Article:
CBS’ West Texas affiliate reports the move arrives after Texas Attorney General Ken Paxton filed a lawsuit in February against Meta that alleged the company was not properly using its facial recognition technology. The Texas Capture or Use of Biometric Identifier Act requires that a company get the consent of users if they end up storing their biometric data, something that was not happening across the board, according to the lawsuit.
Meanwhile, Illinois filed a similar lawsuit against the tech giant, claiming Facebook “collected and stored biometric data of Facebook users in Illinois without proper notice or consent”, which allegedly is in violation of Illinois law that covers facial recognition technology.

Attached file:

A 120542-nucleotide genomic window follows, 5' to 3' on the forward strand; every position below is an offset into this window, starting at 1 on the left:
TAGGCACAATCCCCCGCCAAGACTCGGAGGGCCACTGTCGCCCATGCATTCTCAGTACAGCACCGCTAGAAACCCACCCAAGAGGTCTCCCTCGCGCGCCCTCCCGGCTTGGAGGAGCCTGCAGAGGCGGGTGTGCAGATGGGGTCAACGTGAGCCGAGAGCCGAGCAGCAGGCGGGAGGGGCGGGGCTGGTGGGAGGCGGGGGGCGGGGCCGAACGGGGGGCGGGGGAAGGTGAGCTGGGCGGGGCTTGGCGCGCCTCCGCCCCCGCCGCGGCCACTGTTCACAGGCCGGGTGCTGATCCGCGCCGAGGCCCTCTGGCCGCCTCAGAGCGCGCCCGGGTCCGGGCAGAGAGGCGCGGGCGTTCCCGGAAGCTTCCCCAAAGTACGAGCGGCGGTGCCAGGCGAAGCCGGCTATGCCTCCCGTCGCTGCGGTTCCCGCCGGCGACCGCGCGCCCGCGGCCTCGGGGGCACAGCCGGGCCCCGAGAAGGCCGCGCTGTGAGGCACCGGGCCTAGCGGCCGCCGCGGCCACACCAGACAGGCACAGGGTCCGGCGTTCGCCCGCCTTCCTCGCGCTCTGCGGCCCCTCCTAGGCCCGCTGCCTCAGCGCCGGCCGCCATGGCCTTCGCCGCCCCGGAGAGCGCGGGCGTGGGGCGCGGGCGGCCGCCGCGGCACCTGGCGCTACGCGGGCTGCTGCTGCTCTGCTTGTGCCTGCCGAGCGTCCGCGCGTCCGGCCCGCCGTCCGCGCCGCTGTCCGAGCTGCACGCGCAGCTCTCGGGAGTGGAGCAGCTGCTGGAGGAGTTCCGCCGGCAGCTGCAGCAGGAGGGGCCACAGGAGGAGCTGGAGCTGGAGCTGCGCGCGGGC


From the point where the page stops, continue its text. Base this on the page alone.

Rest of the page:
In response, Meta on Wednesday disabled the use of “any filters using facial geometry, like augmented reality filters, cannot be used within state lines” in both states.
In a statement explaining their reasons for disabling the use of certain filters, Meta wrote: “The technology we use to power augmented reality effects like avatars and filters is not facial recognition or any technology covered by the Texas and Illinois laws, and is not used to identify anyone.”
The company continued, “Nevertheless, we are taking this step to prevent meritless and distracting litigation under laws in these two states based on a mischaracterization of how our features work. We remain committed to delivering AR experiences that people love, and that a diverse roster of creators use to grow their businesses, without needless friction or confusion.”
According to Axios, Meta is working to get the disabled filters back online in both states by creating an “opt-in system.”